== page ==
Roger Stone Prosecutor Says DOJ Leaders Applied ‘Heavy Pressure' To Cut Him A Break

Aaron Zelinsky will tell Congress that Stone “was being treated differently from any other defendant because of his relationship to the President."
Roger Stone leaves federal court after a sentencing hearing on Feb. 20 in Washington, D.C.
Roger Stone leaves federal court after a sentencing hearing on Feb. 20 in Washington, D.C.

Top Justice Department leadership put “heavy pressure” on a top federal prosecutor to cut former Donald Trump adviser Roger Stone a break in his sentencing, a former prosecutor on the case plans to tell the House Judiciary Committee on Wednesday.

Aaron S.J. Zelinsky will tell Congress that he repeatedly heard that Stone “was being treated differently from any other defendant because of his relationship to the President,” according to prepared testimony.

Stone, who was convicted of lying to Congress and witness tampering, ultimately received a sentence of 40 months in prison after DOJ leadership intervened in the case.

Zelinksy will say that Stone’s case was handled in an “unusual and unprecedented way” and that leadership put “significant pressure” on line prosecutors to “obscure the correct Sentencing Guidelines calculation to which Roger Stone was subject ― and to water down and in some cases outright distort the events that transpired in his trial and the criminal conduct that gave rise to his conviction.”

Zelinsky will tell the House Judiciary Committee that acting U.S. Attorney for the District of Columbia Timothy Shea, a close associate of Attorney General William Barr, “was receiving heavy pressure from the highest levels of the Department of Justice to cut Stone a break, and that the U.S. Attorney’s sentencing instructions to us were based on political considerations.”

“I was also told that the acting U.S. Attorney was giving Stone such unprecedentedly favorable treatment because he was ‘afraid of the President,’” Zelinsky will testify.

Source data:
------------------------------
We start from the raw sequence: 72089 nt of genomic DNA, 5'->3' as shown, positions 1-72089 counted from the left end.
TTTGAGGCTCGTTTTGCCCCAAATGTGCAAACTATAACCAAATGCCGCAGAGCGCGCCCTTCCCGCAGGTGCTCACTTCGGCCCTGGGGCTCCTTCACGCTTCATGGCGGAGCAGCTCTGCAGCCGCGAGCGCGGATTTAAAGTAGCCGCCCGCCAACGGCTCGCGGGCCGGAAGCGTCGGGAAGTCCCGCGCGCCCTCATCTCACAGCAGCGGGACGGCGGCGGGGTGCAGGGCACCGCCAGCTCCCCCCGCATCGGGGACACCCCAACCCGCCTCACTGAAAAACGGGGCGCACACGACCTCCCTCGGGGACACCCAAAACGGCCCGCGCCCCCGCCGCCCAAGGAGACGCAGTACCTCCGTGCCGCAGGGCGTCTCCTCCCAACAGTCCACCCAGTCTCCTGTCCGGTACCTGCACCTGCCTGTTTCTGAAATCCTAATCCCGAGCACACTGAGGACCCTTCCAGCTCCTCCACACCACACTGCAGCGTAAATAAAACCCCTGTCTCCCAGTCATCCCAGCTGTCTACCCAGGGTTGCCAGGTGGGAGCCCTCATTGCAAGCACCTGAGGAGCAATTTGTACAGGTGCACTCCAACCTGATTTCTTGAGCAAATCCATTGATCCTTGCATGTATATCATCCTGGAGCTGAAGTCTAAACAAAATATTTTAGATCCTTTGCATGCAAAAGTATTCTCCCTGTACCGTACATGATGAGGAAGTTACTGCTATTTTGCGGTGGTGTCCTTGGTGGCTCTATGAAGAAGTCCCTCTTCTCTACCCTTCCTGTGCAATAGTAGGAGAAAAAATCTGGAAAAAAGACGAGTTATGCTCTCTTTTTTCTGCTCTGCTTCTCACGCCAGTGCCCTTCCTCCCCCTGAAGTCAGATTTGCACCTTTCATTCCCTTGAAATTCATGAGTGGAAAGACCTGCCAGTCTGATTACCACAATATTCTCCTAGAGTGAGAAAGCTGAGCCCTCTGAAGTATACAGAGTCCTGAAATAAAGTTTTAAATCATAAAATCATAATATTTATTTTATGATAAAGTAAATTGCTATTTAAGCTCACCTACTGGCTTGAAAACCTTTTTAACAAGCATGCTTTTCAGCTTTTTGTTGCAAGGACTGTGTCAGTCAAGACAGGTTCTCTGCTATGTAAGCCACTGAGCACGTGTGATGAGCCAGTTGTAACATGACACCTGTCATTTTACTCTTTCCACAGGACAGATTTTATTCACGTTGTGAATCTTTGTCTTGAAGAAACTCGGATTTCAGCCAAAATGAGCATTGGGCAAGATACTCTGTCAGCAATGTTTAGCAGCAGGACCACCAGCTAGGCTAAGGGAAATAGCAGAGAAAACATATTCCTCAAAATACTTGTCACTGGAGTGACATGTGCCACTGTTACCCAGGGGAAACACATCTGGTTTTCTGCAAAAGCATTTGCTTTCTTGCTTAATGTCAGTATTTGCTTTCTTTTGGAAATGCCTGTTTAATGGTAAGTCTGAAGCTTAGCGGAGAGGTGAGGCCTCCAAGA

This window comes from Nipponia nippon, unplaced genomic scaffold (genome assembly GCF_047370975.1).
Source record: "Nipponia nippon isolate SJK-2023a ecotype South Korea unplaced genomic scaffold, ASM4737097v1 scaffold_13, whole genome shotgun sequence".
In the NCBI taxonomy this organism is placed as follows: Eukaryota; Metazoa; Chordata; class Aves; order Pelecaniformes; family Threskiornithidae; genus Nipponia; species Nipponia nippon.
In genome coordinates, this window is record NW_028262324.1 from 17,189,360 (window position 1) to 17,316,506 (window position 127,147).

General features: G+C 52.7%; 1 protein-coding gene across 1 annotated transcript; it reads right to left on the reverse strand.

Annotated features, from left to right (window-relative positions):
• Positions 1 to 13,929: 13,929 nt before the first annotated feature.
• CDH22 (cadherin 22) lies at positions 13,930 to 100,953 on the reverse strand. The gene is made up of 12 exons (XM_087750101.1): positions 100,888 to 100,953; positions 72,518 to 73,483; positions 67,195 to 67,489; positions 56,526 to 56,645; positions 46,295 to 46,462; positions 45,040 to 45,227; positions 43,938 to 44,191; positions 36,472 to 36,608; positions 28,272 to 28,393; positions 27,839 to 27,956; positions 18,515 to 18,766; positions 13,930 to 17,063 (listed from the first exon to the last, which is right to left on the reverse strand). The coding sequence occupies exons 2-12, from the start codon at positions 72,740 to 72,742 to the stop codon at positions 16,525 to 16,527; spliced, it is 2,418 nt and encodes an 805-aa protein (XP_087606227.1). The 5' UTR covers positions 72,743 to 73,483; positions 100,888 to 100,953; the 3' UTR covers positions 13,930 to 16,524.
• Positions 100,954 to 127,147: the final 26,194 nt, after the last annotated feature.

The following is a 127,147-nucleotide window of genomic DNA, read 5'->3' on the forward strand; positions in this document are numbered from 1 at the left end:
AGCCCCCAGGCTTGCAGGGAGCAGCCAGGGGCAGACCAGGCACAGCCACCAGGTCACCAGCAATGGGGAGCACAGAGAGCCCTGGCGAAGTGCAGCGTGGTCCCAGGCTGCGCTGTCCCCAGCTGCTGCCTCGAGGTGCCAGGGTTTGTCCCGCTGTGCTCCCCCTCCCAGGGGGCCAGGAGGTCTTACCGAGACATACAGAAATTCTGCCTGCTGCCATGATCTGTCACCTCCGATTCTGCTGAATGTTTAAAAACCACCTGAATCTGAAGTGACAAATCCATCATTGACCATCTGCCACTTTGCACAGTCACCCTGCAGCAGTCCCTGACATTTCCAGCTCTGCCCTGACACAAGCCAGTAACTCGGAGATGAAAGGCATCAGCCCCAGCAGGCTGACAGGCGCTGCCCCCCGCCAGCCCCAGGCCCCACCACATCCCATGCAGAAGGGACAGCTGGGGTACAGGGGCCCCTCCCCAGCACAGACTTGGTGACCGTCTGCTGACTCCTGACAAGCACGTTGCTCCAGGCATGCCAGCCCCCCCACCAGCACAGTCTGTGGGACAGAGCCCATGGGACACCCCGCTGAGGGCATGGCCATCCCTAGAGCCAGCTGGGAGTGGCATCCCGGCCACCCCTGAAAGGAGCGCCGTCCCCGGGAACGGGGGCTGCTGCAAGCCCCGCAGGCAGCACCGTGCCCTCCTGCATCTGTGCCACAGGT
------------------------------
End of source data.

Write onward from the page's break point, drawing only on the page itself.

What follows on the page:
“To be clear, my concern is not with this sentencing outcome,” Zelinsky will tell lawmakers. “It is about the process and the fact that the Department of Justice treated Roger Stone differently and more leniently in ways that are virtually, if not entirely, unprecedented.”

Zelinsky will say that he has “never seen political influence play any role in prosecutorial decision making ... with one exception: United States v. Roger Stone.”

When a supervisor in the U.S. Attorney’s Office for the District of Columbia thanked Zelinsky for his work on the case, Zelinsky’s prepared testimony says he responded that he continued to believe that “changing a sentencing recommendation based on political considerations and the fact that the U.S. attorney was ‘afraid of the President’ (in your words) was wrong, contrary to DOJ policy, and unethical, at a minimum.”

Kerri Kupec, a spokesperson for Barr, said in a statement on Tuesday evening that Barr had “determined the high sentence proposed by the line prosecutors in the Roger Stone case was excessive and inconsistent with similar cases” and directed Shea to leave the sentencing to the judge’s discretion in “the interest of ensuring the imposition of a fair sentence.”

Kupec reiterated that Barr “did not discuss the sentencing of Roger Stone with the President or anyone else at the White House and had made the decision to correct the filing before the President tweeted about the case.”

Kupec’s statement called Zelinsky’s allegations “hearsay (at best)” because he lacks first-hand knowledge of the political leadership’s actions in the Stone case. She said Barr “has and will continue to approach all cases at the Department of Justice with that commitment to the rule of law and the fair and impartial administration of justice.”

The statement did not explain why Barr chose to get involved in the Stone case and whether he made a regular habit of reviewing the thousands upon thousands of sentencing recommendations that the Justice Department makes each year. Kupec did not immediately respond to HuffPost’s question about whether she could point to any other case where the attorney general intervened to advocate for a more lenient sentence.

At Wednesday’s hearing, another Justice Department official in the antitrust division will testify that Barr intervened in cases involving marijuana company mergers because “the cannabis industry is unpopular ‘on the fifth floor,’ a reference to Attorney General Barr’s offices in the DOJ headquarters building.”

Read Zelinsky’s opening statement below.

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